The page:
Meet the Sherlocks of Academia: Scientific Sleuths

As a researcher, you constantly read the literature in your field to keep up with developments. But, how can you be sure that the authors have been transparent in their research methods and analysis of their data? Can you trust their findings? We do have a few people taking care of the scientific transparency, who themselves are part of the scientific community. Let us find out who they are.

Scientific Transparency Under Question

Misleading research resulting from falsified, biased, manipulated and incorrectly analyzed data (sometimes unintentional) has been a concern for decades. A 2016 survey carried out by Nature confirmed a general perception: the publish-or-perish pressures of academia encourage the publication of flawed and irreproducible research. This perception is harmful to science because misrepresented data:

  • slows down research
  • wastes resources
  • has serious consequences on health and environment policies
  • results in a loss of trust from the public.

Despite the perception above, a recent opinion published in PNAS suggests that there is no need to panic. They report that misdemeanors in research comprise a small percentage of research and science is still a functional and trustworthy field. However, if errors creep into publications, it is critical for the error to be rectified in a transparent and professional manner.

Scientific Sleuths: Who are They?

The term “sleuth” means a detective. With the term “scientific” associated with it, it clearly suggests the detectives who exist in the scientific community. They are actually researchers who also investigate and search for any possible scientific misconduct. Amidst the controversy mentioned above, several researchers have started policing publications. In fact, they have already become well known for this unconventional role in their field. Let us find out about some of them.

Elisabeth “Eagle Eyes” Bik has become an expert at spotting image manipulation or duplications, especially in Western Blots. Elisabeth reports that one in every 25 papers contains inappropriately edited or duplicated images.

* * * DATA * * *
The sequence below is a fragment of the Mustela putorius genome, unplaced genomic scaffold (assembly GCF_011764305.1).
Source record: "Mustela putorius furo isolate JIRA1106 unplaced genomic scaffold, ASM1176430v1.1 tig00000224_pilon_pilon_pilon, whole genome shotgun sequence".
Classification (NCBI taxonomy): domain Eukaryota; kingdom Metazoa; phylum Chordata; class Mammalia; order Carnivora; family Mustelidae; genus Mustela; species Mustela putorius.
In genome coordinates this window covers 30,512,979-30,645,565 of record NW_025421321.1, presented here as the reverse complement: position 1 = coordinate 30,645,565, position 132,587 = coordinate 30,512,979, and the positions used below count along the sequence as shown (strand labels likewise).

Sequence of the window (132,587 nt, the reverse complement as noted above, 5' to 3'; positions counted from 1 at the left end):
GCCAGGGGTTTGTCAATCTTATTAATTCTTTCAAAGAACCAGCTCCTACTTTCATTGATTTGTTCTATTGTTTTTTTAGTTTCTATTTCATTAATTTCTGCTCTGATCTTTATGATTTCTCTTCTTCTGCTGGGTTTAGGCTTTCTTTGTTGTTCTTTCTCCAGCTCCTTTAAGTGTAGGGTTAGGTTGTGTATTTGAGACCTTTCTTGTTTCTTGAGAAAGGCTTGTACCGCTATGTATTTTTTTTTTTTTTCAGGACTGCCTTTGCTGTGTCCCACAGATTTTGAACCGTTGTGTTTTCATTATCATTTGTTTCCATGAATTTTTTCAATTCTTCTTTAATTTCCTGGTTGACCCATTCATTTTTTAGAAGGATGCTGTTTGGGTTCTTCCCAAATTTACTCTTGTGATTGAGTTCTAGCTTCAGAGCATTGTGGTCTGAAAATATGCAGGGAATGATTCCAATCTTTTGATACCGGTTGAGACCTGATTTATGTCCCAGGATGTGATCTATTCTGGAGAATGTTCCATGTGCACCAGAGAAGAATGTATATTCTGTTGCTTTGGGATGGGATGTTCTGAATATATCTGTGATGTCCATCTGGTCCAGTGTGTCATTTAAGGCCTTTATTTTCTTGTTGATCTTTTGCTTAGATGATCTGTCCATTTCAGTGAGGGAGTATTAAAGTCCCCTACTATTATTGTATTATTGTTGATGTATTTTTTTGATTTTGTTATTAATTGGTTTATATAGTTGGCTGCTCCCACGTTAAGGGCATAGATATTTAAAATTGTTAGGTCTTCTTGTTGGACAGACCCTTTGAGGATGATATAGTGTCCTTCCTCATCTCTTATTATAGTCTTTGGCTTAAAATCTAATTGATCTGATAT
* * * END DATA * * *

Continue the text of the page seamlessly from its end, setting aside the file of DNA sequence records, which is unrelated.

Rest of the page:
A potentially disastrous, but honest mistake was discovered by Jennifer Byrne, a cancer researcher. She noticed an error in the sequence of a cancer gene used in a publication. This meant the researchers were not testing the gene in question. She also realized several laboratories still used this same erroneous gene sequence. After alerting the relevant parties, her efforts resulted in the retraction of several papers and no doubt steered cancer research back in the right direction.

David Allison and Andrew Brown have become well known for bringing incorrect data analysis to the attention of journals in the field of nutrition. They found it extremely frustrating and difficult to alert journals to errors in their publications.

Besides the scientific sleuths, another platform for raising any concern related to the scientific community is an online forum. However, Paul Brookes, owner of Science-Fraud.org received legal threats using this approach and was forced to shut it down. Another online forum (PubMed Commons) has been discontinued due to minimal participation. One can however still post comments on PubPeer.com which aims to facilitate discussion amongst researchers.

Advantages and Disadvantages of Being a Scientific Sleuth

How this Practice is Helpful to the Scientific Community

Data sleuths have a track record of bringing faulty findings to the attention of all involved. Hopefully, the presence of data sleuths and aggressive policing of peer-reviewed work will encourage authors to be more careful during their research process: from experimental design to data analysis and interpretation. Moreover, a safe space for scientists to own up to their research mistakes is critical to the scientific transparency process.

How to handle misleading research? Should these articles be retracted or rather publicised in a different way? Please let us know your thoughts in the comments below.

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